Small dogs & insurance
Over the years selective breeding has made some breeds smaller and smaller, and although this can mean the world now has a growing range of fun-sized dogs, it also comes with its own unique set of health issues. Squished little faces, such as that on the Pug, can make it difficult to breathe, and smaller mouths can lead to dental issues as the teeth won’t always be able to fit.
So how’s this affect insurance for small dogs?
From an insurance perspective, the growing popularity of small dogs means we need to take a closer look at how this selective breeding affects the dog’s overall health and predisposition to known issues.
Truth is, most pet insurance policies in New Zealand don’t explicitly distinguish between small dogs and large dogs in their policy wordings – it’s all wrapped up in the premiums you pay for each breed.
Pet insurance is priced on a large range of factors. Although you’ll only be asked four basic questions (breed, gender, age, and whether it is desexed) to get a dog insurance quote from Cove, a lot of work has gone on behind the scenes to make sure each quote accurately reflects the dog that is being insured.
For example, insurance brands need to keep in mind that small dogs can be affected by some things more seriously than large dogs. A simple example of this is that a dog weighing under 10kg only needs to eat 60g of dark chocolate to put itself at risk of dying. For a large dog, they’ll need to eat two to three times the amount to face the same risk.
What this all means for you is that you don’t need to search for a specific insurance policy designed for small dogs.
Common health problems affecting small dogs
It’s best to speak to your breeder or vet to have a thorough understanding of the common health issues for the particular breed you’re looking to adopt, but here is a summary of some of the most common health issues in smaller breeds of dogs.
Patellar luxation is a condition that presents itself early in life and is when the dog’s kneecap dislocates out of the groove in which it is supposed to sit. Patellar luxation primarily affects small dogs, especially breeds such as Yorkshire Terriers and Chihuahuas. Purina.co.nz has a great article on luxatating patella in dogs if you’d like to learn more.
Small dogs such as Pugs and French Bulldogs are prone to tracheal collapse, which is a progressive disease of the trachea. Although surgery can correct some issues related to tracheal collapse, these dogs could face breathing issues – particularly during the summer months or after a long exercise.
Brachycephalic airway syndrome (BOAS)
Due to the flattened shape of some small dog breed’s skulls, they can develop brachycephalic airway syndrome which is a hereditary condition that causes respiratory problems. Although mild cases can be managed with lifestyle changes, more severe cases might require surgery. Symptoms of brachycephalic airway syndrome include rapid breathing, excessive snoring, and difficulty eating. BOAS is mentioned specifically in the Cove pet policy wording, so be sure to read that on our dog insurance page if you feel this is a condition your dog may be prone to.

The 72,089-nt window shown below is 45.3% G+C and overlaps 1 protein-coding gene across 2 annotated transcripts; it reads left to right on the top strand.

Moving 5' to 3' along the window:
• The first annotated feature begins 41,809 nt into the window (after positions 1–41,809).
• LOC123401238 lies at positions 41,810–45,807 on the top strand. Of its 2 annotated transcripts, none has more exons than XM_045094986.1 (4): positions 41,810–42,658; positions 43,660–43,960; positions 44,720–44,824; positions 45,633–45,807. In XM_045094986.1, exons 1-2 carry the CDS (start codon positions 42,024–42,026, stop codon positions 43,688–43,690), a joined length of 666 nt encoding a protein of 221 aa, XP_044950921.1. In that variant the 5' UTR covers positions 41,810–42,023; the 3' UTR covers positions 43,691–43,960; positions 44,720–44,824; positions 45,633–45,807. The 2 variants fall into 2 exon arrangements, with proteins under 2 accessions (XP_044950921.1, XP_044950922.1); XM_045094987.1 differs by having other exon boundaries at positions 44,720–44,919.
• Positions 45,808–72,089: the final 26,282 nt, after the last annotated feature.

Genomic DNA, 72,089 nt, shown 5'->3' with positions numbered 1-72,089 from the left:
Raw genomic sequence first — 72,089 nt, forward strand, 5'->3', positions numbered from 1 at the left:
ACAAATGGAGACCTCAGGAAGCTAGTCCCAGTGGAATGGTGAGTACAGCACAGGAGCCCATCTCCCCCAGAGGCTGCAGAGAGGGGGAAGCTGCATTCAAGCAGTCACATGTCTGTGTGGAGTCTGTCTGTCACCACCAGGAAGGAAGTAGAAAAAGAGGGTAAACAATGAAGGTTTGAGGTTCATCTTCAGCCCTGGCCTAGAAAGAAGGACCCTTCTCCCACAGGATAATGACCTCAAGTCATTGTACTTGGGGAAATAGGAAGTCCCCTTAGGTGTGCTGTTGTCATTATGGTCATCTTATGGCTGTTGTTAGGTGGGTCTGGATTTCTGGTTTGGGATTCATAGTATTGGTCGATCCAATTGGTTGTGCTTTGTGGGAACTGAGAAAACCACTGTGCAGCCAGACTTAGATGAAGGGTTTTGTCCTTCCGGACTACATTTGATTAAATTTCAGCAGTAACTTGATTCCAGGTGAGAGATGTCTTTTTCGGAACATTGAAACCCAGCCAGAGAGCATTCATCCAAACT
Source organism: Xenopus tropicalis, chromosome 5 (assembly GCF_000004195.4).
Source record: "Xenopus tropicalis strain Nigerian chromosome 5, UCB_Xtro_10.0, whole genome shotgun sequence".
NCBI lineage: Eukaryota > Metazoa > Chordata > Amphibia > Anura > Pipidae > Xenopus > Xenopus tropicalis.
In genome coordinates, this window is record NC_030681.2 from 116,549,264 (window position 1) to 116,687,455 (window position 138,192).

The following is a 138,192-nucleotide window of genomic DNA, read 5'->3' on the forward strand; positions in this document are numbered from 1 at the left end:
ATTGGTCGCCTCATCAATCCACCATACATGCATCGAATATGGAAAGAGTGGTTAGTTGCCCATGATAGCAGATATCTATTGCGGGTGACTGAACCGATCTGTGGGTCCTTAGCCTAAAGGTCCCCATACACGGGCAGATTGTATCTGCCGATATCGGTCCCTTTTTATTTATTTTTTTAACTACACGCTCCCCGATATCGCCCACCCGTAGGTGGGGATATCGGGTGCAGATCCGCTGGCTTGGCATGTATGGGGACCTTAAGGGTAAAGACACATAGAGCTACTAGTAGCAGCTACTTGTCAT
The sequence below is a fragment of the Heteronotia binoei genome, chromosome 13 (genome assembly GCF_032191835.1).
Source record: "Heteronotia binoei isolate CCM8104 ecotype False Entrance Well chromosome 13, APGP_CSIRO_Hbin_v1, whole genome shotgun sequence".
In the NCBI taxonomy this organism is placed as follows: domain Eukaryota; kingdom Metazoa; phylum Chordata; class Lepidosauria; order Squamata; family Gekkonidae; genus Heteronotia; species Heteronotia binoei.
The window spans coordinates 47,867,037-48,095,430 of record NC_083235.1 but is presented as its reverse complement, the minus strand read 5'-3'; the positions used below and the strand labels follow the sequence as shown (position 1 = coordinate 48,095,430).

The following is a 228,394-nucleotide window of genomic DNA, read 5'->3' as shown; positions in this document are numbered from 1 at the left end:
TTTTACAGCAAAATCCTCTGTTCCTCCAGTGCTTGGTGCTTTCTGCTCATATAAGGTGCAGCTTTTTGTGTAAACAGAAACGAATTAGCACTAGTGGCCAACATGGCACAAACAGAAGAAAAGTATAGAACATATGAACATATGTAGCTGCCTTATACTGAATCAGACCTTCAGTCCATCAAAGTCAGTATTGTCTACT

It’s also worth noting that small dogs are less capable of regulating their own internal body temperature. This means they might get too hot in the sun, or get shivers in colder weather. You’ll need to pay particular attention during summer and winter to not let your small dog get too hot or cold and potentially look into buying a few pet accessories such as cozy blankets or portable water bowls.
Which is the best insurance for small dogs?
One particular thing we are often asked about is which pet insurance is the best for small dogs. The answer is…it depends on your own personal situation.
What’s best for you might not be best for someone else. Here at Cove, our dog insurance policy covers a large range of both large and small dogs, and like other pet insurance companies in NZ, we have factored the size of the dog into our pricing.
There is one important decision to consider when buying a pet insurance policy for a small dog; do you want an accident only policy, or an accident and illness policy?
Put simply, an Accident Only pet insurance policy will only provide cover for those dramatic events that lead to your pet needing care, such as being hit by a passing car.
Alternatively, an Accident & Illness policy will cover you for those unforeseen accidents, but it will also cover you for illnesses such as cancer.
As we’ve already seen above, small dogs can be prone to a range of specific health issues, so if you are worried about these, you might like to consider a policy that covers both accident and illness.
Here at Cove, these are our Major and Major + Minor policies. You can learn more about them on our dog insurance page.